Rural Alaska

Edward Itta dies: Inupiaq whaling captain and former North Slope mayor


Editor's note: This story has been updated. Find the latest version here.

Former North Slope mayor and Inupiaq whaling captain Edward S. Itta died on Sunday, his family said. He was 71. He had been ill with cancer, his family said.

Itta held many prominent roles in the American Arctic. He was captain of the Saggan Whaling Crew and from 2005 to 2011 served as mayor of the North Slope Borough, a sprawling territory at the northernmost edge of the U.S., where the majority of residents are Alaska Native.

As mayor, Itta was called upon to balance the protection of traditional Inupiaq ways of life, such as subsistence hunting and whaling, with the economic potential of the oil and gas industry on which his region's economy relied.


He was known as an eloquent and influential voice for Inupiaq values in Alaska, Washington, D.C., and beyond.

"I try to remind people that we (Inupiat) need to be heard, loud and clear. We are the people of the Arctic. We still live in America's Arctic and we're going to live in America's Arctic, after all the battles over the wilderness and the oil are done. We are the ones who have to live with the consequence," Itta said in a keynote address at the Arctic Encounter Symposium in 2015.

In 2012, President Obama appointed Itta to the U.S. Arctic Research Commission. Itta was also president of Inuit Circumpolar Council-Alaska and a representative for Alaska on the Outer Continental Shelf Policy Committee, president of the Barrow Whaling Captains Association and a vice chairman of the Alaska Eskimo Whaling Commission.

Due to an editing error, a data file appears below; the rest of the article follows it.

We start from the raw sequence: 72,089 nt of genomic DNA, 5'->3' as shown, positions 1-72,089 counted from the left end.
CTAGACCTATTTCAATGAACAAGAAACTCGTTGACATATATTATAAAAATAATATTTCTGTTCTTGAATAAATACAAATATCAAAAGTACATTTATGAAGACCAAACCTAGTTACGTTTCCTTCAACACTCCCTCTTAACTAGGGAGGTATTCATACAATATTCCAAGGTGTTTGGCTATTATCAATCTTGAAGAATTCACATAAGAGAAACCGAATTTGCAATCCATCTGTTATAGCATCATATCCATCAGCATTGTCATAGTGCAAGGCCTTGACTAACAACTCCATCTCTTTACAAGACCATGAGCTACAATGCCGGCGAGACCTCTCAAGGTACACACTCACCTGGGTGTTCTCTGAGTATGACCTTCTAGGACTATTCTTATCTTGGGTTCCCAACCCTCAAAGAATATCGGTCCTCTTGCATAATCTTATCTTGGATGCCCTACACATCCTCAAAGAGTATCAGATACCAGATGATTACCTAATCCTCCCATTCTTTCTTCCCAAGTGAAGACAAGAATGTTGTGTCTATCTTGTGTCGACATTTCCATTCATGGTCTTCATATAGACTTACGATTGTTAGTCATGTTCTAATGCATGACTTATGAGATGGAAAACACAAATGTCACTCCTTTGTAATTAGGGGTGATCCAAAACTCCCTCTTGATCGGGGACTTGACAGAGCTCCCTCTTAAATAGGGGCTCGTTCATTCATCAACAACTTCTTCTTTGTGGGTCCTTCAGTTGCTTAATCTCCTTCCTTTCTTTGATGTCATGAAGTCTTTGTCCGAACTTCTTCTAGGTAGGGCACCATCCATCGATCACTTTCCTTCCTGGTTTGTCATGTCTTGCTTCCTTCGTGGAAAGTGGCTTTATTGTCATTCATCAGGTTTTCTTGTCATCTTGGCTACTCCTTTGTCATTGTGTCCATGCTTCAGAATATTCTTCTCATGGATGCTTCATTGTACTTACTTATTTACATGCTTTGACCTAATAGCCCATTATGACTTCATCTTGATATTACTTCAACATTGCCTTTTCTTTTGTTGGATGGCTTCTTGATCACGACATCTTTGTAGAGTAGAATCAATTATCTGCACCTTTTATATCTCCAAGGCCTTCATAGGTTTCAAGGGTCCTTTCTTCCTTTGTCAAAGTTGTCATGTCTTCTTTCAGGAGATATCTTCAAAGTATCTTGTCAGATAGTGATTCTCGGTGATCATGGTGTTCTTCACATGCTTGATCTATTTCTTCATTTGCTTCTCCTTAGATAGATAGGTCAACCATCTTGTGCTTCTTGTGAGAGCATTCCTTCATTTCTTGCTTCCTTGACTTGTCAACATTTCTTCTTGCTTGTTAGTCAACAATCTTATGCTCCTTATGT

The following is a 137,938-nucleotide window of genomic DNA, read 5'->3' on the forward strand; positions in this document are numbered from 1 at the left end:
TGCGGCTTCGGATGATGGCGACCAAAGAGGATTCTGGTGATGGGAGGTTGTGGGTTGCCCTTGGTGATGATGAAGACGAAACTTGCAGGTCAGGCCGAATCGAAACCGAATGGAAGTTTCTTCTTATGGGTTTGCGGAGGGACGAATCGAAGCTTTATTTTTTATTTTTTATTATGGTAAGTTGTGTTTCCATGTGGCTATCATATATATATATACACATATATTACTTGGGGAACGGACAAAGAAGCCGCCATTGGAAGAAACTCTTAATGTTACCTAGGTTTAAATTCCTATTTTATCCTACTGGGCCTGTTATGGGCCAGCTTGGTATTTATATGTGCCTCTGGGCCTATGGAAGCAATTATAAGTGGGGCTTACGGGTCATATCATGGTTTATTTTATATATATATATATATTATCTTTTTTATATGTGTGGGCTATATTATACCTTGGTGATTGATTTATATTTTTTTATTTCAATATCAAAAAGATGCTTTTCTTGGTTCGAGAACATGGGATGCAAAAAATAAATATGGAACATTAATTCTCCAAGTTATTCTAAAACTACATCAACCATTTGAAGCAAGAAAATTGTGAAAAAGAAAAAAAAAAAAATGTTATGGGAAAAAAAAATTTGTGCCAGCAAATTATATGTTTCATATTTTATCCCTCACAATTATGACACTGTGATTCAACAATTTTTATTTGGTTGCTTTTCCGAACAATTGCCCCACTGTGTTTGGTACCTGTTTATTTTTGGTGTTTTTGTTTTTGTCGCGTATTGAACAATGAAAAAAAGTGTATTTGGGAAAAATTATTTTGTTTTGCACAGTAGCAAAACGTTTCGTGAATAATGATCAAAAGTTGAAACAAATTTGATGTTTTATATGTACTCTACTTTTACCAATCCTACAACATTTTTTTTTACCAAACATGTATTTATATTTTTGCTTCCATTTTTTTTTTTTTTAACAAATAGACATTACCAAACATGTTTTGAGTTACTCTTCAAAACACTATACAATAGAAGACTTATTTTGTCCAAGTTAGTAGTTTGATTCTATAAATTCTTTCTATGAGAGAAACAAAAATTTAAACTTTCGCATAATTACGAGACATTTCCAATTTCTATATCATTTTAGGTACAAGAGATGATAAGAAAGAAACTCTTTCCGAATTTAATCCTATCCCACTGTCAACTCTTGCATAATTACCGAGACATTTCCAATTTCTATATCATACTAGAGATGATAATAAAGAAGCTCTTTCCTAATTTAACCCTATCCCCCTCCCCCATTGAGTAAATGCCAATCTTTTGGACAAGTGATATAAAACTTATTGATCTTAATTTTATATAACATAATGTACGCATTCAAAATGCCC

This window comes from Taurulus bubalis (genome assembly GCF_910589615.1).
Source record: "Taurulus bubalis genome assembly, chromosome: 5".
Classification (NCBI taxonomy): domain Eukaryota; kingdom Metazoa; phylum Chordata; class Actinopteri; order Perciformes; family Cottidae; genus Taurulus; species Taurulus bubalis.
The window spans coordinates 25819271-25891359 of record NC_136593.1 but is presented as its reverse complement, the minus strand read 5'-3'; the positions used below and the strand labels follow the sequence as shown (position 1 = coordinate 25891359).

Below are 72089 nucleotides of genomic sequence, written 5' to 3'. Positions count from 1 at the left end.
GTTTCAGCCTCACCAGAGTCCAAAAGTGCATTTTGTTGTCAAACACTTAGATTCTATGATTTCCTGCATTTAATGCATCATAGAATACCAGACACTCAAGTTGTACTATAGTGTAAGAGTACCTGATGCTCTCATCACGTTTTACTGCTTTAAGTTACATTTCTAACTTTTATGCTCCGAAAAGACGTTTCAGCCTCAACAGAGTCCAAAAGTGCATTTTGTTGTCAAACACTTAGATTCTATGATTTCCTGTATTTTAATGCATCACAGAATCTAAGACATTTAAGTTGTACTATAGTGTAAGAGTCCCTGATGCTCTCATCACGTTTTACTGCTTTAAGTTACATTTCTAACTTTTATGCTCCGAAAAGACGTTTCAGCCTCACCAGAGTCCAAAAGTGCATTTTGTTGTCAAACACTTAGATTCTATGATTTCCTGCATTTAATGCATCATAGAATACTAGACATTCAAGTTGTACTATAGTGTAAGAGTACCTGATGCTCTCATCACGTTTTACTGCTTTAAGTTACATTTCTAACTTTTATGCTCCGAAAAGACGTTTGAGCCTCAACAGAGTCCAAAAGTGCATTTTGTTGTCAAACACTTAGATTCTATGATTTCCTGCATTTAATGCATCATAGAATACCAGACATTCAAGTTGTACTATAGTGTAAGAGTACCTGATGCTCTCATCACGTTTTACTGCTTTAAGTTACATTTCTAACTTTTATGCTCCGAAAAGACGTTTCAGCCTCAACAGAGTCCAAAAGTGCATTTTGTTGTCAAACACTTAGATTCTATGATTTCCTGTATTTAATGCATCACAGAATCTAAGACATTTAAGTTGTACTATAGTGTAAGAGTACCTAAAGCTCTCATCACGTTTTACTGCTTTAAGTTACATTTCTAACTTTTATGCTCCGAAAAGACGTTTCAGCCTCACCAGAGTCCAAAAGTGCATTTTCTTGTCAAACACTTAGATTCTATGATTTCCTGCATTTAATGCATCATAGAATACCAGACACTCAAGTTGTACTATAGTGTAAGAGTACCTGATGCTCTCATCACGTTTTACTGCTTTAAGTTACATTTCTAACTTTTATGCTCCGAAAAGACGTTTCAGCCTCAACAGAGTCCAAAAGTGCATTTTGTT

Gov. Bill Walker and Lt. Gov. Byron Mallott praised Itta's "charismatic and visionary leadership" in a statement.

"While Edward will be greatly missed by many, his achievements and contributions to Arctic policy and the state of Alaska will long be remembered. Our hearts goes out to his wife Elsie, their children, and grandchildren for their loss," they said.

Andy Mack, commissioner of the Alaska Department of Natural Resources, spoke Monday morning in a choked-up voice about working as an advisor to Itta during Itta's six years as borough mayor.

"We were very close and he was a wonderful man," Mack said.

Itta had a powerful way of addressing tough issues publicly, including in a speech before the Alaska Federation of Natives in 2006 urging people to talk openly and honestly to find solutions to deep-rooted alcohol and drug abuse facing some Native communities, Mack said.

"He'd say things people were less willing to say and do it in a graceful and kind way, but he'd put things on the table that were uncomfortable but important to talk about," Mack said.

Mack said Itta did a phenomenal job raising awareness about issues that mattered to North Slope Borough residents.

Nationally, Itta may best be known for his work as mayor that helped oil giant Shell move forward with controversial plans to drill in the U.S. Arctic Ocean. After two decades without drilling, Shell began exploring offshore in 2012 after Itta called for strong protections to protect the bowhead whales hunted in the region.

"He came to the conclusion that if done carefully, activity should move forward in the outer-continental shelf, but he wanted folks to be really careful," Mack said. "He wanted to make sure that things weren't done too quickly because you might make a mistake and harm things happening in the water."